Where We Began by Andrew Jacobson and Adam Jay Epstein


Growing up, the bookshelves in my bedroom were lined with Encyclopedia Brown mysteries, Garfield comic strips, and a copy of Charlie and the Chocolate Factory ? which my 2nd grade teacher assigned along with the very clever elementary school incentive of keeping a candy bar in our desk for each time we read a chapter.

But the thing that I loved reading more than anything as a kid was the sport?s sections of my local newspapers. There was the morning paper (the Milwaukee Sentinel) and the evening paper (the Milwaukee Journal), and I would race my dad to the sport?s pages when I woke up every day. If he got to them before I did, I would have to wait patiently for my turn, then read the crinkled, coffee-stained pages. We would talk about every latest development with the Brewers, Packers, and Bucks. I would study the box scores from the previous night?s games. I?d read every story, from the front page to the last.

Even to this day, as a grown up living on the other side of the country in Los Angeles, I?m able to read the Milwaukee Journal-Sentinel (the two papers merged long ago when evening newspapers became extinct) on-line, and I hardly ever miss a sport?s story. Nothing can quite compare to ink on your fingertips and dad?s morning coffee stains, but at least we?re still able to commiserate about all the local teams and players.

Now, I’m just looking forward to the day that my kids are old enough to read the morning paper with me so we can talk sports together, too.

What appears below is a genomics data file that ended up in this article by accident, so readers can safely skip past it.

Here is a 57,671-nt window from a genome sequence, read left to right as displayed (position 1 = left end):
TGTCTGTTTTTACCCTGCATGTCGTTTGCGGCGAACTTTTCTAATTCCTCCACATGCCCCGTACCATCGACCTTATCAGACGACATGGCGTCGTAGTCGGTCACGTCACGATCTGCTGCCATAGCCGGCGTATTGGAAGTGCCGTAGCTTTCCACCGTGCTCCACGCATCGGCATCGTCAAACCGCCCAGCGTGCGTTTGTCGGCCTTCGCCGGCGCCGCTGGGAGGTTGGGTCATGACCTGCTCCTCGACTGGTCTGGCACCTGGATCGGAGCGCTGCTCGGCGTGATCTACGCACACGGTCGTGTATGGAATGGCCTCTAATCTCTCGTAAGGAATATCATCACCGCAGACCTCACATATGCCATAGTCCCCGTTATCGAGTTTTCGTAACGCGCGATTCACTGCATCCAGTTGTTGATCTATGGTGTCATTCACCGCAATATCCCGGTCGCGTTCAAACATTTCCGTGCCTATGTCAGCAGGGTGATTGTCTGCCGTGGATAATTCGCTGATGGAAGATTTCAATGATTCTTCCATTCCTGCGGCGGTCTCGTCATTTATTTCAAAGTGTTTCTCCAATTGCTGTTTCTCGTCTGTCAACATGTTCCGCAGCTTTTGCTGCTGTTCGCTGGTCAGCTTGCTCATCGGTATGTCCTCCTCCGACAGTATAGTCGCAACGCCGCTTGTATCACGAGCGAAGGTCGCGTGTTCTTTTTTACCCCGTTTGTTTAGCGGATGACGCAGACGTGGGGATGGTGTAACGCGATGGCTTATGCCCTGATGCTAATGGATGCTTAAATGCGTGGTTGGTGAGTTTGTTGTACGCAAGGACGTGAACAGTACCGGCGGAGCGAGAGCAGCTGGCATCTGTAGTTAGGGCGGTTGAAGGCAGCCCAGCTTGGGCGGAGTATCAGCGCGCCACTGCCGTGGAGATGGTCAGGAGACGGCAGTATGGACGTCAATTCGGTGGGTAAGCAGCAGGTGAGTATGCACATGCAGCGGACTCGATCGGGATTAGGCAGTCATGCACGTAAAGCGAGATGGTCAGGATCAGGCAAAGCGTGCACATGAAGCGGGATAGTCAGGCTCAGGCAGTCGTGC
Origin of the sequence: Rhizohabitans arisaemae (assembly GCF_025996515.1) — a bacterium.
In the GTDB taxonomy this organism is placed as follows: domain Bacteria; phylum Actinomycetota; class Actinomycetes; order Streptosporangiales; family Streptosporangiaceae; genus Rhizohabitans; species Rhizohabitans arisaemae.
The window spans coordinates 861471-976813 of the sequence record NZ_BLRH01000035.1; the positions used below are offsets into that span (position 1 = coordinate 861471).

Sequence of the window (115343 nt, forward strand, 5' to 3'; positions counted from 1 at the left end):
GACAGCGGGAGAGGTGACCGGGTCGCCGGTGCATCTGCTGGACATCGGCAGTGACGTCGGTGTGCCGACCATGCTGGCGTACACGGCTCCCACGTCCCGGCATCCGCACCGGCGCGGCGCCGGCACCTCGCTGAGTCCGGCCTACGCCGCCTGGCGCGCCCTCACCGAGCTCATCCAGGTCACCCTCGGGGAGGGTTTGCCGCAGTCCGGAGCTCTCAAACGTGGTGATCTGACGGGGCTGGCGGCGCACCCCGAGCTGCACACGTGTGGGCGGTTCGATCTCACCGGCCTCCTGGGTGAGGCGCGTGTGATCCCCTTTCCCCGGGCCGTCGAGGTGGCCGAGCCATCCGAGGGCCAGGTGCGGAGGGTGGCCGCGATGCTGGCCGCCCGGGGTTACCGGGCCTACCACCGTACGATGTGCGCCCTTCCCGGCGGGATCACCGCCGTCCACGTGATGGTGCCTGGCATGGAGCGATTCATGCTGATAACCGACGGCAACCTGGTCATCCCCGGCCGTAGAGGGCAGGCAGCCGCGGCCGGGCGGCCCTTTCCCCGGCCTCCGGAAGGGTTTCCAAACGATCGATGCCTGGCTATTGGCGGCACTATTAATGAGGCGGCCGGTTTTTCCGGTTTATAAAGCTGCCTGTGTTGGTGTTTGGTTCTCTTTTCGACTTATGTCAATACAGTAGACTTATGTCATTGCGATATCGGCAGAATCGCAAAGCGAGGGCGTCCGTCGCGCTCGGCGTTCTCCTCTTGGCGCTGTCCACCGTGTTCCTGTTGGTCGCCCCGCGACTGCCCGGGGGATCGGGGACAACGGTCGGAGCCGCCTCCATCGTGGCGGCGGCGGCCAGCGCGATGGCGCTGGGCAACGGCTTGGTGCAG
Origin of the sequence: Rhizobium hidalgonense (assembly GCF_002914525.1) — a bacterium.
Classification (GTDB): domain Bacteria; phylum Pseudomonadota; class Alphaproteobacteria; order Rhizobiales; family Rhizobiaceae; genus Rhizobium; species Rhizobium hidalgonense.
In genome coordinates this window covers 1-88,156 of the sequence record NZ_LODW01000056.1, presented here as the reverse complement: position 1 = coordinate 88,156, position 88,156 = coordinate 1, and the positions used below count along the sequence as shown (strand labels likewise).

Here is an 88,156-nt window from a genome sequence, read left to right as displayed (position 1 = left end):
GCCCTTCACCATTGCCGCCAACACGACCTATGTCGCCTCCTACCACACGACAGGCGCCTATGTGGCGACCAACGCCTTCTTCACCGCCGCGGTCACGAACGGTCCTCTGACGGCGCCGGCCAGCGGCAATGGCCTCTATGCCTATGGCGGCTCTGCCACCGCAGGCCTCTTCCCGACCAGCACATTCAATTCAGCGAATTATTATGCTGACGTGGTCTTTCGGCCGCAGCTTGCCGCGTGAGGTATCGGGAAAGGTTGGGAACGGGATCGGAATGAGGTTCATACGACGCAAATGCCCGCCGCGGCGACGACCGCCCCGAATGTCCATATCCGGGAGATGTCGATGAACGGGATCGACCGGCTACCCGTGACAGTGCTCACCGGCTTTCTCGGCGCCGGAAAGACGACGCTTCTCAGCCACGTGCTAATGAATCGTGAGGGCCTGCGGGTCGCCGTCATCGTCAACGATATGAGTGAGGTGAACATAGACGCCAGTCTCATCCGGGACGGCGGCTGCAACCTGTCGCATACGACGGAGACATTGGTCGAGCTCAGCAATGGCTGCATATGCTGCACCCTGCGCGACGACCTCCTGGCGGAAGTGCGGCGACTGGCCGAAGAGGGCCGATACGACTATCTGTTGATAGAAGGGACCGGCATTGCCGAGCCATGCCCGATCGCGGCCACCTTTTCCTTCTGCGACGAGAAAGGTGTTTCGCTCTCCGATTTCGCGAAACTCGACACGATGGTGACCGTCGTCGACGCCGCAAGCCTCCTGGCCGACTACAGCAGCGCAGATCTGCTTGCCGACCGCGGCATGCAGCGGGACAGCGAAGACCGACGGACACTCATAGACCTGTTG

Fish, planets and dinosaurs. For the first three years of my reading life, I was a science junkie. I loved nothing more than reading about the length of various garden snakes and lifespans of raccoons. I could recite facts about all nine planets (we thought there were nine back then before Pluto was relegated to a mere dwarf planet) but fiction just didn’t interest me.

In third grade, I discovered role playing games and the encyclopedias of monsters and spells that accompanied them. Quickly, that became my new reading fixation. Instead of statistics about the real world, now I focused on these imaginary creatures and artifacts. It was then that I started making up stories in my head and no film or even book could match that. Still fiction eluded me.

When I entered fourth grade, my dad introduced me to Ray Bradbury, Piers Anthony and Tolkien. Finally I truly grasped the wonder of reading fiction. It wasn’t just the amazing places and creatures that inhabited these books that kept me coming back for more. It was the wonderful characters who faced challenges that seemed impossible in chapter one but managed to overcome by the end that got me hooked.

I love reading so much, but still my favorite stories are the ones that I create in my head (and now am lucky enough to get to share with others.)


ADAM JAY EPSTEIN spent his childhood in Great Neck, New York, while ANDREW JACOBSON grew up in Milwaukee, Wisconsin, but the two met in a parking garage out in Los Angeles. They have been writing for film and television together ever since. Together they are responsible for The Familiars series and Starbounders. Please visit Adam and Andrew at thefamiliars.com and starbounders.com